'We cannot afford to fail this generation of girls'
May was a busy month for Camfed Ghana, with 5,733 secondary school leavers inducted into the CAMA alumnae network, and the launch of a Transitions Programme for graduates in partnership with The MasterCard Foundation.
The government alone cannot solve all the challenges militating against quality education delivery. We need partners. Together, we can make Ghana a better place for the generations to come. We cannot afford to fail them. - Dr Matthew Opoku Prempeh, Minister for Education, Ghana
A research seminar and Learning Summit organised by Camfed under the MasterCard Foundation Scholars Programme brought together Scholars with government, educational institutions and Civil Society Organisations to ensure that research and learning is shared to benefit the most marginalized youth.
The message, says Dolores Dickson, Regional Executive Director, Camfed West Africa, is clear: “It’s all about building strong, multi-sectoral partnerships to ensure that those most marginalized - girls and young women - won’t be left behind. We must share data and learning, so this can be enshrined in policies that work to keep girls in school and prepare students for employment and entrepreneurship after school.” Dolores points out that, in the face of a youth jobless rate in Ghana of about 48%, the transition from secondary school represents a particularly challenging period in the lives of young people from impoverished communities.
Supported through the extension of Camfed Ghana’s partnership with The MasterCard Foundation, Camfed has been conducting and sharing research on the support systems and programs affecting students’ transition through school and into secure livelihoods. A new Transitions Programme, launched under the partnership, will equip 5,500 young women to make the transition from secondary education into entrepreneurship, employment, further study and leadership in their communities.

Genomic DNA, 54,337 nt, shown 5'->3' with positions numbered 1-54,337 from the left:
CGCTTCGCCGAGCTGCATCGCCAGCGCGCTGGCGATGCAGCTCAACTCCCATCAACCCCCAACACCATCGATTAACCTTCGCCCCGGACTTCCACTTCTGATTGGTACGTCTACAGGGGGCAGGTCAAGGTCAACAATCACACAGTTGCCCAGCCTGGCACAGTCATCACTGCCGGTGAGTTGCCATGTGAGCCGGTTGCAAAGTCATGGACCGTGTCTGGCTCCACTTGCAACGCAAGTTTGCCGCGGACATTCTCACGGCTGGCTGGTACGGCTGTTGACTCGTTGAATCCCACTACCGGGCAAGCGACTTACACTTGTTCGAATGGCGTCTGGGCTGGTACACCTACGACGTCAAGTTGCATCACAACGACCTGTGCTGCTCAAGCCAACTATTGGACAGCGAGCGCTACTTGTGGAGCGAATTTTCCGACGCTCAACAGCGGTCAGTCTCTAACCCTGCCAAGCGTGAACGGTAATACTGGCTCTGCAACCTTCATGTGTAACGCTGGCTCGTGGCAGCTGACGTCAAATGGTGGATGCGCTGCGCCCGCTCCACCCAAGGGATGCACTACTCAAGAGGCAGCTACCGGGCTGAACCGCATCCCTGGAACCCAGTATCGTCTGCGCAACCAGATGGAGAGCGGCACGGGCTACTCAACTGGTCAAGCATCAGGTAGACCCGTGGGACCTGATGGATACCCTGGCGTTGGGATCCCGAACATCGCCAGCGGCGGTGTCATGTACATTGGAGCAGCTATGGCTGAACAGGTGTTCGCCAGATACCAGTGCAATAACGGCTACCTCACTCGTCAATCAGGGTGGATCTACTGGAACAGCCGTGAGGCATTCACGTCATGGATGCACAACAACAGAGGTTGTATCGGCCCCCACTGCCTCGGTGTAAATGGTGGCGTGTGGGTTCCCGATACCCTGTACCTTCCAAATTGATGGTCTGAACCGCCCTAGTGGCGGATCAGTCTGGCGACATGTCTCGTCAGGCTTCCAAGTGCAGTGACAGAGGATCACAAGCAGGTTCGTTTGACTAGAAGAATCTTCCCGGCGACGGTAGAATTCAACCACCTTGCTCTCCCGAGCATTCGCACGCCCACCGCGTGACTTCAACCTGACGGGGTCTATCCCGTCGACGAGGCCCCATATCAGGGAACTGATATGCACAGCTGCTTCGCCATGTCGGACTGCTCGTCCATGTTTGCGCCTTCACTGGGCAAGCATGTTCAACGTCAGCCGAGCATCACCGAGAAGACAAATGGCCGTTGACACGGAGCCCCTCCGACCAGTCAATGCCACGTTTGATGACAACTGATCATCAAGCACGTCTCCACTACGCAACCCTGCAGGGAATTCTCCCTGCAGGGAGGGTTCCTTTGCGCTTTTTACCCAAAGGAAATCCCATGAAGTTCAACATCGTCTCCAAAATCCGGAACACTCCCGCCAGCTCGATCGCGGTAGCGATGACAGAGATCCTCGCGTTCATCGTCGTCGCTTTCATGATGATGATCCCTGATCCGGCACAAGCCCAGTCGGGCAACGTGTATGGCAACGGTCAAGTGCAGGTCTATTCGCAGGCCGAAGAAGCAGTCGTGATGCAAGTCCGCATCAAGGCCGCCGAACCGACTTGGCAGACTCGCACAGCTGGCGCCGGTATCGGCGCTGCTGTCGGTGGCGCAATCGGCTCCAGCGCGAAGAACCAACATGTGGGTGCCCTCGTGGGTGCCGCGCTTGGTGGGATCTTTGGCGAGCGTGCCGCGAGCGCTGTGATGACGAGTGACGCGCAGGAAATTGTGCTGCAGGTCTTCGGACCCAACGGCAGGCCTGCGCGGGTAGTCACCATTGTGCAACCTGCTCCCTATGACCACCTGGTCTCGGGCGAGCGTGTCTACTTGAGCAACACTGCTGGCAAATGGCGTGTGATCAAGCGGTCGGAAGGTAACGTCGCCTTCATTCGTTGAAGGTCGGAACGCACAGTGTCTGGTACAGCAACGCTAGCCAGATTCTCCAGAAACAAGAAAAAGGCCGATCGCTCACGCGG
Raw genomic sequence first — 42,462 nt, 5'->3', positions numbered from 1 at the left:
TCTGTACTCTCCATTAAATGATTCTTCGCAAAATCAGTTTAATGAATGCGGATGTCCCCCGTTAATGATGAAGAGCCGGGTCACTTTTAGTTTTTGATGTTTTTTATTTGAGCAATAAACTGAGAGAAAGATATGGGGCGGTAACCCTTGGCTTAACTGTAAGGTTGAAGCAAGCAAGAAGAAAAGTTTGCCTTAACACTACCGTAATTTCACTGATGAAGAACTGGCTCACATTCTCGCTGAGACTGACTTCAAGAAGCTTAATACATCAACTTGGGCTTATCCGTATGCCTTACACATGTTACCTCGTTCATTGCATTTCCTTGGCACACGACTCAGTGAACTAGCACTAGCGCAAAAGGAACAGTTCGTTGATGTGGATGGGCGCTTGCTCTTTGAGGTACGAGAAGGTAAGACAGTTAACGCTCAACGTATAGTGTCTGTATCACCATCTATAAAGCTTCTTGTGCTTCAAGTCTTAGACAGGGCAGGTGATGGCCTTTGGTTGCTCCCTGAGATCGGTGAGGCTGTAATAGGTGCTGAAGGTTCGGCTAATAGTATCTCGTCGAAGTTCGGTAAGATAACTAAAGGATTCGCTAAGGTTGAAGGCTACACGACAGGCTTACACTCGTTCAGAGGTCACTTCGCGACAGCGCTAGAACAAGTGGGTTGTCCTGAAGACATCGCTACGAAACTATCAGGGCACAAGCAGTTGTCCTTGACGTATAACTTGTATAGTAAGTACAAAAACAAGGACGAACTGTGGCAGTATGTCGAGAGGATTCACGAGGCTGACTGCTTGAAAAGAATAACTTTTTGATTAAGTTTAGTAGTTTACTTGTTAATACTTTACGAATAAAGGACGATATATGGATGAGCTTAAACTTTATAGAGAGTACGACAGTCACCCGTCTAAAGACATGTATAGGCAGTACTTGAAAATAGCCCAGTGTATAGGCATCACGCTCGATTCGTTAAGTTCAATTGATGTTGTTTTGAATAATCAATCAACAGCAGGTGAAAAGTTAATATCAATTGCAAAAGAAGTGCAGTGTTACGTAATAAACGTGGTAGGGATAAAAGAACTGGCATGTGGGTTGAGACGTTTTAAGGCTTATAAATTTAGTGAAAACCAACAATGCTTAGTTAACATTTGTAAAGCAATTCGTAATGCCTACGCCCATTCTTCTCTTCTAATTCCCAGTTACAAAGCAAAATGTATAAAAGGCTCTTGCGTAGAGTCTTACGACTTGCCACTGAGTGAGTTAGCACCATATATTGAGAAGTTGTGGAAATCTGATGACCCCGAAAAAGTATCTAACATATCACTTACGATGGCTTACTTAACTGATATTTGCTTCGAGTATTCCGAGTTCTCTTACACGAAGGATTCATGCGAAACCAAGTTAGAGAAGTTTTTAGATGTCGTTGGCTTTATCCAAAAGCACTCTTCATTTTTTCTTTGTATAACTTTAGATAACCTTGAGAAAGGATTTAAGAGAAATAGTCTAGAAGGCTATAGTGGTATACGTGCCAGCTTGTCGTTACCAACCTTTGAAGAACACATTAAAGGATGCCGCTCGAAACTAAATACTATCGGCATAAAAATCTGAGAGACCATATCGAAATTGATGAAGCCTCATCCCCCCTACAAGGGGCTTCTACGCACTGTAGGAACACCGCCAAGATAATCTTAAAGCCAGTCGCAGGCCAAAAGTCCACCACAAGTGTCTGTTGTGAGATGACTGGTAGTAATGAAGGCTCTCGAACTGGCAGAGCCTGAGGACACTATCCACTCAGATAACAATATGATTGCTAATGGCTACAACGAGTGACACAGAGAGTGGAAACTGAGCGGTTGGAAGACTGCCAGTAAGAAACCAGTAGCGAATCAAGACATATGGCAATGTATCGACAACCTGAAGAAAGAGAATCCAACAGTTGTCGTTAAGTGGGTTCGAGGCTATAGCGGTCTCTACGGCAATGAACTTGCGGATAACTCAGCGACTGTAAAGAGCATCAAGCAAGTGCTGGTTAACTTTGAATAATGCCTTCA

In his keynote address at the Annual Learning Summit organised by Camfed in Accra, Ghana’s Minister for Education, Dr Prempeh, underscored the importance of partnerships in addressing the “scar on our collective conscience that most of our young people do not have Senior High School education or entrepreneurial skills.”
Dolores Dickson highlighted the particular returns on investment in female education: “When girls are given the chance to finish school and succeed after school, they invest back in their families, paying for healthcare and other siblings to go to school. It benefits all of us, and it takes all of us to make it happen.”
A selection of recent articles in the national press:
Camfed inducts 5,733 secondary school leavers into network
Camfed organises training programme for young girls
Camfed Ghana organises research seminar under the MasterCard Foundation Scholar Programme
Camfed is an international non-profit organisation tackling poverty and inequality by supporting girls to go to school and succeed, and empowering young women to step up as leaders of change. Camfed invests in girls and women in the poorest rural communities in sub-Saharan Africa, where girls face acute disadvantage, and where their empowerment is now transforming communities